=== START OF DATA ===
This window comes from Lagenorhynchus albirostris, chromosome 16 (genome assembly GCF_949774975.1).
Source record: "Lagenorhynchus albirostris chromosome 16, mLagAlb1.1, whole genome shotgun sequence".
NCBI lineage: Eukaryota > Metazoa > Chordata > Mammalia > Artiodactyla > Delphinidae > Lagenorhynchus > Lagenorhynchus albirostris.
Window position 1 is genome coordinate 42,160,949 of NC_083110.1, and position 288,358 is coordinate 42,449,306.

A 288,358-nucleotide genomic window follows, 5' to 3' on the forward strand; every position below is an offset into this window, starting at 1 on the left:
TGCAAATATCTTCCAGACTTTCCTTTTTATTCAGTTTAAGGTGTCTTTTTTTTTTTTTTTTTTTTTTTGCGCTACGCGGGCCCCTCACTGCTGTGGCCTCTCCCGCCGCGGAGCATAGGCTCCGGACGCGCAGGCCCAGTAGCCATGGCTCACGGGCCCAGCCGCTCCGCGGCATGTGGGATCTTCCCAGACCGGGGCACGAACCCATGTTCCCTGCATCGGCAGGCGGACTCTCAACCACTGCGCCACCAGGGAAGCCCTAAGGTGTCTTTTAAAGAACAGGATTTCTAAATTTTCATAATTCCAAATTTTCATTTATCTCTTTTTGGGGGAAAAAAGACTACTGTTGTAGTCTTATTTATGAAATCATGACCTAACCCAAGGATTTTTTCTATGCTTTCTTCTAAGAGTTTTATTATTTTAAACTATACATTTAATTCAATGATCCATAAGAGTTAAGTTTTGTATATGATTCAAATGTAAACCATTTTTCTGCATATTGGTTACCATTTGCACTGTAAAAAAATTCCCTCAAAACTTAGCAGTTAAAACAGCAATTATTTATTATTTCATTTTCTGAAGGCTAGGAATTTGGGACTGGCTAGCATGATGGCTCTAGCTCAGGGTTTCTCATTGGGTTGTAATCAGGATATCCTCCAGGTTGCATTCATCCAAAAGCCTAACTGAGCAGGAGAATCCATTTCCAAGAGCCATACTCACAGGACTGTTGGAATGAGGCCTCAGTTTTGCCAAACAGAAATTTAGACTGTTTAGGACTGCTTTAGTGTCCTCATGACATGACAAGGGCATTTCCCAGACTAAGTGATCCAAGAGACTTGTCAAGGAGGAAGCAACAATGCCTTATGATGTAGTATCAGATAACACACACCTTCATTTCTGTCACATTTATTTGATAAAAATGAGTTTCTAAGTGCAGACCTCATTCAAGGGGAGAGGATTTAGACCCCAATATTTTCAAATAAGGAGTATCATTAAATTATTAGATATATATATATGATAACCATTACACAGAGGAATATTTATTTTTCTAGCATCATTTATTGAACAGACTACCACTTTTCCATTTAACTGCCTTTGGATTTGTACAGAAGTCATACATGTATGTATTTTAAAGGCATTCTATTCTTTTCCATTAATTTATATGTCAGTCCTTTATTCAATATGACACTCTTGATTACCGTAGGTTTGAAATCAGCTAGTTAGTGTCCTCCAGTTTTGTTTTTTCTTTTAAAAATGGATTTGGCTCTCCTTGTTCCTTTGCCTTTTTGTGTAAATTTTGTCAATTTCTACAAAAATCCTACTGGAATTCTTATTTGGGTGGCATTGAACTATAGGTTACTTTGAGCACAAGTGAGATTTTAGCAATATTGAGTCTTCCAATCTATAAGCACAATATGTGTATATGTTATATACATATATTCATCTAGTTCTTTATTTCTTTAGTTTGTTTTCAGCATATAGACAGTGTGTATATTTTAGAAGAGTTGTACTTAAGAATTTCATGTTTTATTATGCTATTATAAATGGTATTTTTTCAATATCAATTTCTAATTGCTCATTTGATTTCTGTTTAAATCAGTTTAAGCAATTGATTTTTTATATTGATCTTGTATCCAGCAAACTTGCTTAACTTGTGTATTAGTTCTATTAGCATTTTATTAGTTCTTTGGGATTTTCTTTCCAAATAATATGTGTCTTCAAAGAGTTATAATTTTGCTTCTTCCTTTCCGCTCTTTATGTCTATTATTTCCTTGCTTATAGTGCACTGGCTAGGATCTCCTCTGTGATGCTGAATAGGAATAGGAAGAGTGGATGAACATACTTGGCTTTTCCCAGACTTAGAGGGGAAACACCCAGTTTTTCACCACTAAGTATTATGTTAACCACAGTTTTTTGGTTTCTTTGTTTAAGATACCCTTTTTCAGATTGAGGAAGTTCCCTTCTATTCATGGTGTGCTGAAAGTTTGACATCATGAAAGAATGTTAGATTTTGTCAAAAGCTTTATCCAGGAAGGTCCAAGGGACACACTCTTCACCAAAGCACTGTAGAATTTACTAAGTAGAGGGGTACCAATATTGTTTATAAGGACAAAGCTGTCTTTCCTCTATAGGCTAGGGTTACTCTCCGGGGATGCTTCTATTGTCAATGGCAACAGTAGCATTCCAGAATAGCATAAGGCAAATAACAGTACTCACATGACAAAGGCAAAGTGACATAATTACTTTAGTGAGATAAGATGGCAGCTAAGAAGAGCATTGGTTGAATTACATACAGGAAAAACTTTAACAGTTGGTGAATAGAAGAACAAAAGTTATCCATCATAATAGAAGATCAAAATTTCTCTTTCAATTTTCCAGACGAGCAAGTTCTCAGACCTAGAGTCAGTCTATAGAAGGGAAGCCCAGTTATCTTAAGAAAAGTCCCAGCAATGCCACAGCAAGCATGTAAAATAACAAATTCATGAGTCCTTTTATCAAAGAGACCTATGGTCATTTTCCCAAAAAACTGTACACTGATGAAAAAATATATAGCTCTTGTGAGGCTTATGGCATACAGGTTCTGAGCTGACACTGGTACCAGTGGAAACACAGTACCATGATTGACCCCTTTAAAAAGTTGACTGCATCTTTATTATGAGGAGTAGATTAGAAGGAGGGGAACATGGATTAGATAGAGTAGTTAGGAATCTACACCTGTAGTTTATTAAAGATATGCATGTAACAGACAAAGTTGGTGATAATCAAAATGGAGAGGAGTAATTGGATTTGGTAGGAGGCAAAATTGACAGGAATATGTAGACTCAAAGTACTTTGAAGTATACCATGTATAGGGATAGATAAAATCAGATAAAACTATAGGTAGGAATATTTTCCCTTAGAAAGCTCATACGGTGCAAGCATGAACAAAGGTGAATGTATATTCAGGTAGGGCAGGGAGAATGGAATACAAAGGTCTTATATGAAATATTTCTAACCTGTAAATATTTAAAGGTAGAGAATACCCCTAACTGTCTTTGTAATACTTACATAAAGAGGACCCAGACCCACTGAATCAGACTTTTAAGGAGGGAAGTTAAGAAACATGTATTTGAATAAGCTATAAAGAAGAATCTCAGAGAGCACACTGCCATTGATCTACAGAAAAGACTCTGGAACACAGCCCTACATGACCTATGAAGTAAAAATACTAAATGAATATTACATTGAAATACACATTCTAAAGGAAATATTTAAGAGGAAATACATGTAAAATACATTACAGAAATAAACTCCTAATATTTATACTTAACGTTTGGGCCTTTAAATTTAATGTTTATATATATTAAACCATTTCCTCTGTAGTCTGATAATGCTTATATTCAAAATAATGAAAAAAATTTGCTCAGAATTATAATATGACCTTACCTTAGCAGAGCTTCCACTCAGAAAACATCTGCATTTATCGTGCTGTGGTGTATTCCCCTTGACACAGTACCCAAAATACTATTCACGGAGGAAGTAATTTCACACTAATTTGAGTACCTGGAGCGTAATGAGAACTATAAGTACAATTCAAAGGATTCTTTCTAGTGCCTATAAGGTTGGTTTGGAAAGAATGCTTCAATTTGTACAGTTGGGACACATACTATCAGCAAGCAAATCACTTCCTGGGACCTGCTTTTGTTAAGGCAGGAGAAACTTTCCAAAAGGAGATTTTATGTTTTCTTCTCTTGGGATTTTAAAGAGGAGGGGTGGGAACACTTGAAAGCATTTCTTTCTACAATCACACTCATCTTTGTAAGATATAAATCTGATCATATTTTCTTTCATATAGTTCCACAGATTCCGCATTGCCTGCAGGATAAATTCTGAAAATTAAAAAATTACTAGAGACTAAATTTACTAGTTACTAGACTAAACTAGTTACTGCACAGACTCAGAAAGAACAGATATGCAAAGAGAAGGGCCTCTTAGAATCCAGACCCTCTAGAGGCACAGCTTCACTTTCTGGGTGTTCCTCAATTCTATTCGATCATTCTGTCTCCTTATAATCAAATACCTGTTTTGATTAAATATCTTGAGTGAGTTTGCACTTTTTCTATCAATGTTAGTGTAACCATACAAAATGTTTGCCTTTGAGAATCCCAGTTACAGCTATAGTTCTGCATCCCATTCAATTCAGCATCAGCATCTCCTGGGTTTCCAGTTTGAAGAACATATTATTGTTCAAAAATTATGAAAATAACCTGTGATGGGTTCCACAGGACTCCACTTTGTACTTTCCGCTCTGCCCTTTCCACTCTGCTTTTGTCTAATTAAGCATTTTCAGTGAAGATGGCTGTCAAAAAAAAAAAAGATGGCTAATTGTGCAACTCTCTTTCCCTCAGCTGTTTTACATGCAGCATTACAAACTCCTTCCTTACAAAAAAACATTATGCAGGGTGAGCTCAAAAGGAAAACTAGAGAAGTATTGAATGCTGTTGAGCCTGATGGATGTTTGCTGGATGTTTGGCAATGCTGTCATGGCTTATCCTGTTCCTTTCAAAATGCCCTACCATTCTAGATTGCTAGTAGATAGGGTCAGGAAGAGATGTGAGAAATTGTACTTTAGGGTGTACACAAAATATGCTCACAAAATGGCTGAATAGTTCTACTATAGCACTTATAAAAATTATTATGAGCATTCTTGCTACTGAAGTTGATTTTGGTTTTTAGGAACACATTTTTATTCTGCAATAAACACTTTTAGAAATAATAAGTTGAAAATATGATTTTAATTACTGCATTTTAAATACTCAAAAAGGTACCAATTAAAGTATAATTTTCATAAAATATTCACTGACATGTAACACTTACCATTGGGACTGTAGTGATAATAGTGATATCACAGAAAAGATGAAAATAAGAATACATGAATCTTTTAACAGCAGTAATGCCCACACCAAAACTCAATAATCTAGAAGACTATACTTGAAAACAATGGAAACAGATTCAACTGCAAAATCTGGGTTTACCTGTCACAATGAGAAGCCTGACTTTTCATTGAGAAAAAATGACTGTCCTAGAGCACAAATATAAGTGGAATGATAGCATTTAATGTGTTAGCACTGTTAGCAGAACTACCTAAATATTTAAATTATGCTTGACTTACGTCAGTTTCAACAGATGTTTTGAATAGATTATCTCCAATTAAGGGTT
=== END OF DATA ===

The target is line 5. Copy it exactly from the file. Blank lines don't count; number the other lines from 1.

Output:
A 288,358-nucleotide genomic window follows, 5' to 3' on the forward strand; every position below is an offset into this window, starting at 1 on the left: